The next in a line of easy decisions to make is to set your preferences for Updates and additional software. For my purposes, testing an installation, I like to see what software they bundle with the distribution. I am finding more often than not that distributions seem to be skimping out on basic computing software. It amuses me continually how people clammer for a minimal installations, especially on a desktop system where you need basic installation but maybe I don’t get it and am not Linux-ing correctly. I also selected to download updates and to install third-party software. This is one feature I do like about Ubuntu. Although adding such things in openSUSE isn’t complicated, clicking one checkbox is by far much simpler. The next page is to instruct the installer how you would like to utilize your disks and before you continue, a final sanity check will take place.
Your location in the world will be required as well as your name, computer name and if you would like to log in automatically or require a password to log in. For a VM and how I am using it, an Automatic login would not be an issue but I still chose to require a password to log in.
The installation will commence and very nicely, you can watch the details scroll by as you watch the fun highlights of the distribution like you would your uncle Fred’s vacation Slideshow during a family reunion…
The installation doesn’t take long and when complete, just a quick reboot for a fresh and exciting Ubuntu Proper experience was unleashed.
First Run and Impressions
The Ubuntu log in screen is simple and elegant with a purple field, white writing and a single user log in selection. There is nothing to detract your eyes away from the mission at hand, log in. Simple elegance.
Your first time logging into the system you are given four pages of initial preferences. You would start off with setting up any online accounts you have. For my case, I am not going to use those. Next will be an option to help improve Ubuntu. This is a nice feature and although I am a bit dubious about having anything “phone home” I am absolutely in favor of letting distribution creators know any information to help them improve the product.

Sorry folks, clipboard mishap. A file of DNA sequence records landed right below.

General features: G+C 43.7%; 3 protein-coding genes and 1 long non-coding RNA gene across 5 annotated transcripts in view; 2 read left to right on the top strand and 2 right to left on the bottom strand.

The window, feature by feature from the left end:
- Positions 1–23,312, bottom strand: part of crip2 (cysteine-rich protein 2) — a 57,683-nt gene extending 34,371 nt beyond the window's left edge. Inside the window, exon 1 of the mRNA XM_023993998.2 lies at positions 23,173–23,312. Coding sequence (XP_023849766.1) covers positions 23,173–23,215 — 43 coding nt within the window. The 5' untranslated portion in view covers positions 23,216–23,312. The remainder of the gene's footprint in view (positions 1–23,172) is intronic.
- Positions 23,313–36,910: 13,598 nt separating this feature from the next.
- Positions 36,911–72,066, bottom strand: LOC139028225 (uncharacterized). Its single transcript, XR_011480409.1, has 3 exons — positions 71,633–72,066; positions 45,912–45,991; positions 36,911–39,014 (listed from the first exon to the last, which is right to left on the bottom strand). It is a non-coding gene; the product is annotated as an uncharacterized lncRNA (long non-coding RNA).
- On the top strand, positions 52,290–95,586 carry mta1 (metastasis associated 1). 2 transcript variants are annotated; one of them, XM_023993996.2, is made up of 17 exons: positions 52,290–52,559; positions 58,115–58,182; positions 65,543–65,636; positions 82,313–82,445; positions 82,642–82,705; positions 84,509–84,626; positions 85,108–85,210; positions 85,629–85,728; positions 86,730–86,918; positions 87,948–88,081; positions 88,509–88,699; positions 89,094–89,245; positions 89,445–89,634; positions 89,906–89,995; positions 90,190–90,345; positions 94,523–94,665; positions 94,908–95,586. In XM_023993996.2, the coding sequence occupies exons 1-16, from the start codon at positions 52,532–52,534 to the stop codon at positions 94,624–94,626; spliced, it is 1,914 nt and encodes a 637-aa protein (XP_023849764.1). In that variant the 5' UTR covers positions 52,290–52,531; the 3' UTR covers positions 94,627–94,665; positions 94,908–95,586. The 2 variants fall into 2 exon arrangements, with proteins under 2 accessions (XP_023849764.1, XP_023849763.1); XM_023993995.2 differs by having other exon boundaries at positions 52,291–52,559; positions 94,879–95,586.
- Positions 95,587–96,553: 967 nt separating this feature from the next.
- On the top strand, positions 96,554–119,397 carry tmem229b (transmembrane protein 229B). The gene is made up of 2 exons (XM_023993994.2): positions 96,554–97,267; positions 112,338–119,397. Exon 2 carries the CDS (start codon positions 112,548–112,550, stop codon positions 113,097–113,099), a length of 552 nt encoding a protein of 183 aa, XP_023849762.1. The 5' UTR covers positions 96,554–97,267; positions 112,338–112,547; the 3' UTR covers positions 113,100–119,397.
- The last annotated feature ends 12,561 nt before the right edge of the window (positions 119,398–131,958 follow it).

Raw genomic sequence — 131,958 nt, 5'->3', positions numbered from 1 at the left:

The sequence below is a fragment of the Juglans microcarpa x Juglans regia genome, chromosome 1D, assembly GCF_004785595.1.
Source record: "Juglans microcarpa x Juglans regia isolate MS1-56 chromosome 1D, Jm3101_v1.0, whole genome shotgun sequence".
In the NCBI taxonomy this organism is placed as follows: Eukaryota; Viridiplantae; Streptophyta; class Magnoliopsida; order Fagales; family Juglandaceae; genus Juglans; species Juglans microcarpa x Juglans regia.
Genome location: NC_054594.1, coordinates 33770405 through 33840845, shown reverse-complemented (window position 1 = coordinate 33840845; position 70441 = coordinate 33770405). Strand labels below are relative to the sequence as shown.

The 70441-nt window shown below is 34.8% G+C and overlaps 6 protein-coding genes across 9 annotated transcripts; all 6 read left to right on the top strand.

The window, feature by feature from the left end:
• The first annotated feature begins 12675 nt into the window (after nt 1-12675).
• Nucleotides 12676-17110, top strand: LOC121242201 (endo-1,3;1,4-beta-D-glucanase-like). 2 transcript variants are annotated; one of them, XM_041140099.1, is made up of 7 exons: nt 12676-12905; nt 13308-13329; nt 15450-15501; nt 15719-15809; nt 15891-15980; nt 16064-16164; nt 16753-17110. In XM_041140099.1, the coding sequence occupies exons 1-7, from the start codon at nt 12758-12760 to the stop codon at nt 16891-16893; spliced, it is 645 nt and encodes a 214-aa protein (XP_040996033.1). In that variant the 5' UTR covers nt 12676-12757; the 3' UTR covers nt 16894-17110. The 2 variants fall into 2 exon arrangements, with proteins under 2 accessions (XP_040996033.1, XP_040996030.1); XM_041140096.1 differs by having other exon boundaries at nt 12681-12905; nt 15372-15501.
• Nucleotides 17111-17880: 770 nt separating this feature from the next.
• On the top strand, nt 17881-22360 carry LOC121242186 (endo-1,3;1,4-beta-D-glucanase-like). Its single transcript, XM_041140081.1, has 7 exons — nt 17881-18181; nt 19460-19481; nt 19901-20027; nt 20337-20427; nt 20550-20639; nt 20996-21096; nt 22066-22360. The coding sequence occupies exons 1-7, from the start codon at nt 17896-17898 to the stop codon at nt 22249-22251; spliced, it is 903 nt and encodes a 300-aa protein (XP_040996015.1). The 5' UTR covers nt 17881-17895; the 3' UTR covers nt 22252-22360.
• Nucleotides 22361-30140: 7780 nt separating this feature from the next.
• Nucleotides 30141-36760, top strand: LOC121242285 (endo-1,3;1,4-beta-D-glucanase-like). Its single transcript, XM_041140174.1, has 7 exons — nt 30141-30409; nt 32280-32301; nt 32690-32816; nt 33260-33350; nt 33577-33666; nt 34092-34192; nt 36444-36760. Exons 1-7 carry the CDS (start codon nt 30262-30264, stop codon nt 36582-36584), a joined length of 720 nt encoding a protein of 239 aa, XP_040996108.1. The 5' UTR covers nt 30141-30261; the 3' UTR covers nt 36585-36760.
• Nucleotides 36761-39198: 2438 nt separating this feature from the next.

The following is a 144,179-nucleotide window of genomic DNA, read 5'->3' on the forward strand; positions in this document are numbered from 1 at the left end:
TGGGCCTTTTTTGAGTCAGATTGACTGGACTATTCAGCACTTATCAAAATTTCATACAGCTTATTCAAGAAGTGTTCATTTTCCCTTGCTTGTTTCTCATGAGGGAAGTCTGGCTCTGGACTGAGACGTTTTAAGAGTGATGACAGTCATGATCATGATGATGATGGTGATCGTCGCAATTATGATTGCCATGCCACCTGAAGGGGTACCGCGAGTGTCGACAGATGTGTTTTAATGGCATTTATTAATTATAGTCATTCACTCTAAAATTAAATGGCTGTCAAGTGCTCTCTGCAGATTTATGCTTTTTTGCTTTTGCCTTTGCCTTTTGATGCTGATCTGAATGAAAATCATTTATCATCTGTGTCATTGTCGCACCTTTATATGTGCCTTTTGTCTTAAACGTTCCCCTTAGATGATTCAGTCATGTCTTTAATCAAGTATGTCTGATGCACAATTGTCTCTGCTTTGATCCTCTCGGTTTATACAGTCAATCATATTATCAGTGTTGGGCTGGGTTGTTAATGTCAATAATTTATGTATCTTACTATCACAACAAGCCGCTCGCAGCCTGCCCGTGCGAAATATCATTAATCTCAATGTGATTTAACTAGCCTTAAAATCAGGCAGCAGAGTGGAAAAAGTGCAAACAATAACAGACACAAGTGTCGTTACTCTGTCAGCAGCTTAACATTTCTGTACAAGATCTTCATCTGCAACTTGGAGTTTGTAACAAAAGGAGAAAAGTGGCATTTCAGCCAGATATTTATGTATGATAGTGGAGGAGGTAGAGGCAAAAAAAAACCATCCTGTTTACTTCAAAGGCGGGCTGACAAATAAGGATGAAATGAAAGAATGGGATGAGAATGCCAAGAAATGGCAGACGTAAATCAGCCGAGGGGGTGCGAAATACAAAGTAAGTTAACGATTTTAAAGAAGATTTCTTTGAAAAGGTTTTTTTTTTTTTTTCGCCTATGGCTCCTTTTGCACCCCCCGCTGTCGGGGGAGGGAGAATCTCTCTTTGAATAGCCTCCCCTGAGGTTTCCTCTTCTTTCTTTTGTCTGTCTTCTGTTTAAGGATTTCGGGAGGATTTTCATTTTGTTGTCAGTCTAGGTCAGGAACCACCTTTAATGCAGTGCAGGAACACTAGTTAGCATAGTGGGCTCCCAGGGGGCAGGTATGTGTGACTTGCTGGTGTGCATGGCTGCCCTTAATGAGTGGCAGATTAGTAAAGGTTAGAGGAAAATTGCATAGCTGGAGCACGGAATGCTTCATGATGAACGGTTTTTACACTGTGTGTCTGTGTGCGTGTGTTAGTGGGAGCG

Next is to set allow applications to determine your geographic location and lastly you are ready to go with some recommended applications to try out with a button to get to the Ubuntu “Software” application.
After the short guided setup, you are left with a very pleasant and release-unique desktop with a great wallpaper. I am also pleased to see you can indeed have icons on your desktop. Well done Canonical!
Next, I just wanted to click around and interact with the desktop. Just see how Ubuntu Proper does the basics like the applications menu, the system menu that contains the network, sound & session actions and the Activities features.
This is totally a personal preference thing and completely opinionated but I kind of don’t like that three basic desktop functions in different corners of the screen. I have only tested this on a single desktop VM but I can’t help but wonder how this would feel to work with on a multi screen setup. It would be annoying to have to go to different screens to get to those bits and it would also be annoying to have the title bar on all the screens. That is certainly worth further investigation.
The software center is great but a feature that I think stands out with Ubuntu is how you can tweak the software updates to your liking such as what updates you want and the frequency of checking for updates.
Since I prefer the rolling distribution model best, this wouldn’t be particularly useful to me but I really like this concept and I applaud this sort of easy access to updates as what would suite your personal preference.
The system settings is the typical GNOME settings so it is without the customization abilities as you would see on most of the other desktops. This is one of those irritating “features” of GNOME, the lack of organic ability to customize and the interface to suit your specific needs.